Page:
HARTFORD, CT — It’s not completely solved, but the new commissioner at the Office of Early Childhood is doing what she can to reduce the backlog of payments to childcare providers who participate in Care4Kids.
For the past three months Beth Bye and her team have been trying to reduce the backlog of applications, which delay providers from getting paid. The program helps pay the childcare costs for working families, but a backlog created when the state switched to a new, $10 million software system still has some providers wondering when they will get paid for services they provided months ago.
“There is nothing that’s good about this because there are people who have not been paid,” Bye said Monday during an interview in her office.
In order to reduce the backlog, the Office of Early Childhood with Deloitte, the software provider, and the United Way, which processes the applications for the program, decided to reduce the backlog by automatically renewing families whose eligibility was up for review in December, January, and February.
The new applications and renewals waiting to be processed dropped from 5,385 on February 28 to about 3,538 as of March 29. This backlog will be reduced to about 2,743 because of the recent decision to automatically renew for a full year some 1,048 children who were up for redeterminations in February.
How it works is this: parents or providers can apply for funds from Care4Kids to pay for childcare for low-income families. For a family of four with two children, eligibility is limited to households with annual incomes of $56,000 or less.
Often a parent applies and a provider will receive a certificate for the child’s care. The new system is supposed to eliminate paperwork and offer direct deposits to providers, and improve efficiency. To be eligible for the program, both the parents and providers are required to undergo training in safe childcare procedures.
Bye has been traveling the state meeting with daycare providers trying to resolve the issues they face when the state began switching over from a legacy system to a new online portal, which will eventually interface with the system at the Department of Social Services.
For many, not getting paid meant they had to delay making mortgage, car, or utility payments, said Ben Phillips, communications director for CSEA SEIU Local 2001, the union that represents the childcare providers.
He said the situation is untenable and they are contemplating legal action against the United Way, which recently increased case manager staffing by 33 percent to handle the case backlog of applications and renewals.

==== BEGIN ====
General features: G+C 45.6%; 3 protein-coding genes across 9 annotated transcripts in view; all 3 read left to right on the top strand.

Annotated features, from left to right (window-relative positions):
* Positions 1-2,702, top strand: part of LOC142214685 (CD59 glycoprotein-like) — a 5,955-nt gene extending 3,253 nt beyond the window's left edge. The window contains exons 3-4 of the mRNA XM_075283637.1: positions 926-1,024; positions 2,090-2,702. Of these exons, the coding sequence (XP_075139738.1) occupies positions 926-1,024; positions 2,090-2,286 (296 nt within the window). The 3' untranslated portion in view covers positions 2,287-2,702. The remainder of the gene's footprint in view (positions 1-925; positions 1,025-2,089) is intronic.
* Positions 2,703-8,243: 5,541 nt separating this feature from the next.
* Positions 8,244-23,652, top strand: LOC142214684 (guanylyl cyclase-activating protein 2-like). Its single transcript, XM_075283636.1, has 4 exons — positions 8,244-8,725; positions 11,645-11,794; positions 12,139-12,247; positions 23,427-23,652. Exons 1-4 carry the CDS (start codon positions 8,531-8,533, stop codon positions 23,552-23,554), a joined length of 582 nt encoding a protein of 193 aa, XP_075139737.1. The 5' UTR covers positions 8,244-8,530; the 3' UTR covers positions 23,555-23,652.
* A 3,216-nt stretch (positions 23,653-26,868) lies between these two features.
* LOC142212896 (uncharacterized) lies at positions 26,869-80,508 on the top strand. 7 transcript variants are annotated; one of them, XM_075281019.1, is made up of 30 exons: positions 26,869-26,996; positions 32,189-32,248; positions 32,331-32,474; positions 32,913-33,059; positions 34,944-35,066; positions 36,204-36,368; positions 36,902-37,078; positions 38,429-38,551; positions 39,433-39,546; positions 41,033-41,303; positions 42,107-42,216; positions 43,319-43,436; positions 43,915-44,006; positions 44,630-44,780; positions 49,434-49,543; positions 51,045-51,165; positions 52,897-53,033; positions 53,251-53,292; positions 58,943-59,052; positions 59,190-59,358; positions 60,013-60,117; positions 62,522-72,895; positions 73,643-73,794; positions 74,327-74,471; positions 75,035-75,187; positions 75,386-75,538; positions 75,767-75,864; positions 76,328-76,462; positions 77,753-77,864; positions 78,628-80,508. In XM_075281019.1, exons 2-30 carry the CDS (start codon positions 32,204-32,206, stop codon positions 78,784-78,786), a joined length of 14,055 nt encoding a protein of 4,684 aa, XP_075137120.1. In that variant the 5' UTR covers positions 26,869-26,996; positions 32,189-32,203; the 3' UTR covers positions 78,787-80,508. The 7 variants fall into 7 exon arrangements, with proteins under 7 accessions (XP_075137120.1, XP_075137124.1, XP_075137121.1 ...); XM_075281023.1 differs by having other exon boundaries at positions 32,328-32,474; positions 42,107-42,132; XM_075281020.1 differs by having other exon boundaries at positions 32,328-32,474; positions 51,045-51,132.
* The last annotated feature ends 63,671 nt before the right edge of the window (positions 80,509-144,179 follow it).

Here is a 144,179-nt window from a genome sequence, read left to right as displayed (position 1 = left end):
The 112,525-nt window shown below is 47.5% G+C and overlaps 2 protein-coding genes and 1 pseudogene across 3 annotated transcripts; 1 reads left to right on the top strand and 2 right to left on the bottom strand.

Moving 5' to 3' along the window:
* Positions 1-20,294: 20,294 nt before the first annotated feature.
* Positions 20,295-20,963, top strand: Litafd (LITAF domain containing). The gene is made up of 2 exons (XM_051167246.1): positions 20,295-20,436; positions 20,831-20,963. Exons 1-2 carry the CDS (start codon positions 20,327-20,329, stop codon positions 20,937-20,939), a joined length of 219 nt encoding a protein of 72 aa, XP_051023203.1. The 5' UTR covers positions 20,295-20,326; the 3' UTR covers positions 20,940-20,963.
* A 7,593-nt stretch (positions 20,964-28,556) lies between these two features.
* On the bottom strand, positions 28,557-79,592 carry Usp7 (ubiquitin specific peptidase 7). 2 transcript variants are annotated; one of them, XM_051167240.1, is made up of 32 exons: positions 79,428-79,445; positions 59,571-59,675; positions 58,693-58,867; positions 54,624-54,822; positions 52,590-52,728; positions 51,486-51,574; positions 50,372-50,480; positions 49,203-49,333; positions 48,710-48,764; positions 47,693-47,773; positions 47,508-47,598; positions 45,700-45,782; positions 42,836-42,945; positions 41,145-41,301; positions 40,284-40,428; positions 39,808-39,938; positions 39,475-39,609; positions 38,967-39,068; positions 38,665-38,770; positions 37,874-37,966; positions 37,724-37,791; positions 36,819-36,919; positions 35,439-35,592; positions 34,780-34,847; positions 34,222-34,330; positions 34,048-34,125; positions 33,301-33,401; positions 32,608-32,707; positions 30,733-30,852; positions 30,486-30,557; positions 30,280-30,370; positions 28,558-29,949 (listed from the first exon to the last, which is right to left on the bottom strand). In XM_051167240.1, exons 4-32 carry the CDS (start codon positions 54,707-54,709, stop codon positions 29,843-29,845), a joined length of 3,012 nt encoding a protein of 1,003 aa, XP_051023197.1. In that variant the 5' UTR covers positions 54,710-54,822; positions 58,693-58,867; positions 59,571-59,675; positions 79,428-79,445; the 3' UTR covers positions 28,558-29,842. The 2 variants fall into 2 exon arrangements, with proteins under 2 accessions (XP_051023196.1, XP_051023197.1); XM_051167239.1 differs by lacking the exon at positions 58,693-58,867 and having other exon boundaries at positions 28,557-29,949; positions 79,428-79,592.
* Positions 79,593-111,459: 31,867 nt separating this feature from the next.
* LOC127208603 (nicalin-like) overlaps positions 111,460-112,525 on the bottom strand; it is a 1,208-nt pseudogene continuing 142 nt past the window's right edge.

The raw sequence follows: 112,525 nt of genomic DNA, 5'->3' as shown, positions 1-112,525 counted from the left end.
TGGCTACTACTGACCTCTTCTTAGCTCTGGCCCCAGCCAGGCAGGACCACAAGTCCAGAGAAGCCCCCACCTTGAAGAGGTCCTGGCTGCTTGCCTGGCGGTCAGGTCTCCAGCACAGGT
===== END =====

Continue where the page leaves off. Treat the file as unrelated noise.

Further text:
The United Way processes the applications and renewals for the joint federal and state program.
As of Monday night, no legal action had been filed, but childcare providers will be rallying Wednesday outside the United Way headquarters in New Haven to call attention to their situation, Phillips said.
Marcia Iannacone, who runs a home daycare in Danbury, said Bye has been a pleasure to work with.
Iannacone, who has participated in the Care4Kids program for 23 years, said at a recent meeting in Danbury that Bye gave out her personal email to providers who were struggling to get their situations resolved.
At first she was nervous to use it, but she ended up reaching out to let the office know the redetermination status was removed from the online portal and within a day it was fixed. She said having that information about a child’s application cuts down on the amount of time providers spend calling the office.
The information about applications is now updated online daily for providers.
Bye said call times at the call centers have decreased from a high of 47 minutes down to two minutes and the staff have made 800 outbound calls to families who were missing information on their applications.
Bye said they’ve also reached out to the union for the names of providers who have not been paid in order to expedite those cases.
“She knows our struggle,” Iannacone said.
But that doesn’t mean that the problems will be resolved overnight.
Bye said she doesn’t want these computer problems to shut down access to the program both for families who need it in order to go to work and for providers who need it to make a living.
Bye, a former early childcare director herself, said the childcare providers are mostly women who don’t get paid enough for what they do.
The decisions Bye has made in her first few months at the agency increased the number of families enrolled in the program, but, the former chair of the Appropriations Committee, said it’s still within the budget.